Another difficulty, Bacorn points out, is that most DAWs will not work directly with a networked file. And all storage accessed through Ethernet is considered remote rather than local. “This means you have to copy a file to your desktop or local storage in order to use it,” Bacorn says. On large projects, allowing different users to download and alter files creates the need for version management, adding another layer of complexity.

For demanding studio applications, the favored alternative to an Ethernet LAN is a Fibre-Channel SAN. “At best, Ethernet is a stop-gap measure before the implementation of a Fibre-Channel network,” says Gary Holladay, chief systems engineer at Studio Network Solutions in St. Louis, Mo. The company markets a solution called A/V SAN, which Holladay says offers 64-track playback and record capabilities from a single SAN-based drive.

“Fibre-Channel offers more bandwidth than any other topology, including FireWire,” Holladay continues, “and it gives you more throughput than any DAW can handle at this point, 200 MB-per-second in full duplex. If you’re going to spend money on networking your facility, spend it on a technology that already has the bandwidth to sustain your studio for years.”

“High-end Fibre-Channel storage is ideal for audio post,” agrees Rorke, whose company makes the Rorke Data SAN. “Fibre-Channel bandwidth delivers the necessary data rates. It’s not just a matter of the overall sustained MB per second per user, but also the often-sporadic burst-rate requirements of multitrack environments.”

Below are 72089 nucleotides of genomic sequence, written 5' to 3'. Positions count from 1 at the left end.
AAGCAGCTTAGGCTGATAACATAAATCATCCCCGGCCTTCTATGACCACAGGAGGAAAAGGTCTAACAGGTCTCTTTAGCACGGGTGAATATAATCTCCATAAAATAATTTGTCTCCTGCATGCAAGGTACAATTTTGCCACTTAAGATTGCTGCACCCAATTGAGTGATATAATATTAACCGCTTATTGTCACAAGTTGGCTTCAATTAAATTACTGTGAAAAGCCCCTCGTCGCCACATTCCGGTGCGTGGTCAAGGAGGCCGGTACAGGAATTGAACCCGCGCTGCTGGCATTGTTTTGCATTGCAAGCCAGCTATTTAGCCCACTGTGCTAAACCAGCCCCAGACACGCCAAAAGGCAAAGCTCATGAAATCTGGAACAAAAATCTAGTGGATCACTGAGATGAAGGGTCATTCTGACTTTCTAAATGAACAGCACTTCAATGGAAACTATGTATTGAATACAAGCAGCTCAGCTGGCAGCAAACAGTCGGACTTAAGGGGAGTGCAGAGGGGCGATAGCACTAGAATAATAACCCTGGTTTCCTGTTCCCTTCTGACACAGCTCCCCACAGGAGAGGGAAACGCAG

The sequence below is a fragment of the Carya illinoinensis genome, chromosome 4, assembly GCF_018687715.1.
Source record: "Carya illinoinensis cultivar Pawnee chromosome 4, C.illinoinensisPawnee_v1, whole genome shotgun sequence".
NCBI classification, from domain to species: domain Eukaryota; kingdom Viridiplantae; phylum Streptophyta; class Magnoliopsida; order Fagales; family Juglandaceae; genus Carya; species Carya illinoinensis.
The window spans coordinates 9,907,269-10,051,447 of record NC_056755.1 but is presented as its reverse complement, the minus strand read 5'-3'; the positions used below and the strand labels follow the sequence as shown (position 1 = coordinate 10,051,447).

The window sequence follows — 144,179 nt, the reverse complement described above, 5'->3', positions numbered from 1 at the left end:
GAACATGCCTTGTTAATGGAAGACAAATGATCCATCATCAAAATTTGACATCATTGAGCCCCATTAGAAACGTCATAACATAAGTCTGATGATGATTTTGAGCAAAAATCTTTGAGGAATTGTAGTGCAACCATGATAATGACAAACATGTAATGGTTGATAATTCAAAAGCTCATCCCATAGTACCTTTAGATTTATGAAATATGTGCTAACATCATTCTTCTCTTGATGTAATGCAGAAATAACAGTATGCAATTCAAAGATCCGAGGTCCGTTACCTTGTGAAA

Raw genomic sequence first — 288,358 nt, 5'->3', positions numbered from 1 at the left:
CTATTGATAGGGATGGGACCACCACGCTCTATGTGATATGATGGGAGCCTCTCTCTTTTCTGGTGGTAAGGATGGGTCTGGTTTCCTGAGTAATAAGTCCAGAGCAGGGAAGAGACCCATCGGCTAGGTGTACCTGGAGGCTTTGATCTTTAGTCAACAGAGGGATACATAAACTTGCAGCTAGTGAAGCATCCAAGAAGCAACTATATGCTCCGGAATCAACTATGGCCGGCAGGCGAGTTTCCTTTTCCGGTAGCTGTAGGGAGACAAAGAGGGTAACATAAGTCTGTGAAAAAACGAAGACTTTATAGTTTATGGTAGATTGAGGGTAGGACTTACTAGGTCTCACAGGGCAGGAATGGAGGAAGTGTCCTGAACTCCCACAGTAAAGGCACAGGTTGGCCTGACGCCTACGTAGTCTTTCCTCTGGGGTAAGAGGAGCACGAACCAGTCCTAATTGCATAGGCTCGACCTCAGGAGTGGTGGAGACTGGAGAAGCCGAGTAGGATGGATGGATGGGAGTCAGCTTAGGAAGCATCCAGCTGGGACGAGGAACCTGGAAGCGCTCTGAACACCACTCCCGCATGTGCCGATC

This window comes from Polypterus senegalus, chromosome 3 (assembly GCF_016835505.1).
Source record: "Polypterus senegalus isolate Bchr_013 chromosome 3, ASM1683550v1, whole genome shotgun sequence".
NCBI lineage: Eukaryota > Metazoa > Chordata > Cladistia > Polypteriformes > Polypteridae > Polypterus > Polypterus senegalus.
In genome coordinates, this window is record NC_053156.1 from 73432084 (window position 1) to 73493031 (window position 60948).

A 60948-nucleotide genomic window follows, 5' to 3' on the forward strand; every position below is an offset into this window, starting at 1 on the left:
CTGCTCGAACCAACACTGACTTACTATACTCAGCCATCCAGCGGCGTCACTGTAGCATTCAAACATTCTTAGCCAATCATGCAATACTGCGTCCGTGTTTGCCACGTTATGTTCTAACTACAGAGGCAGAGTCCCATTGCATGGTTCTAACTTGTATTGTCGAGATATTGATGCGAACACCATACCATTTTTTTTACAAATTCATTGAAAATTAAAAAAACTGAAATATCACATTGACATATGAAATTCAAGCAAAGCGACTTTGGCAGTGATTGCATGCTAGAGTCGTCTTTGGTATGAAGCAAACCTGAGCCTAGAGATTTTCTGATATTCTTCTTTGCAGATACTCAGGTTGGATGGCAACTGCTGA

As described by Glyph, which sells a SAN solution called Coba/SAN, a SAN is a shared, high-speed storage network allowing multiple users to access different types of storage devices through secure management software. Hard disk storage is pooled for use by the entire work group, with each workstation accessing the storage as if the drives were local. That means a file created on one workstation is immediately available — depending on access privileges — to everyone else on the network.

In a typical setup, the SAN hardware and storage devices are located in a machine room, isolating production areas from drive noise. In each of the facility’s DAWs (and nonlinear video editing systems), there is a Fibre-Channel host bus adapter (HBA) card. These are linked to the SAN hardware via fiber-optic cable. The SAN hardware is also hooked to SCSI or fiber drives, which may be RAID arrays (Redundant Array of Independent Disks), in which a number of hard disks are linked together as a single volume. The drive volume appears on the desktop as if it were local external storage.

The SAN architecture offers several advantages. “You eliminate the server,” Bacorn says. “Your system is working directly off the storage, and it sees the storage as local, which is required by most audio applications. Also, in a SAN the overhead is put directly on the Fibre-Channel adapter card. All checking and error correction is built into the hardware using FC protocol.”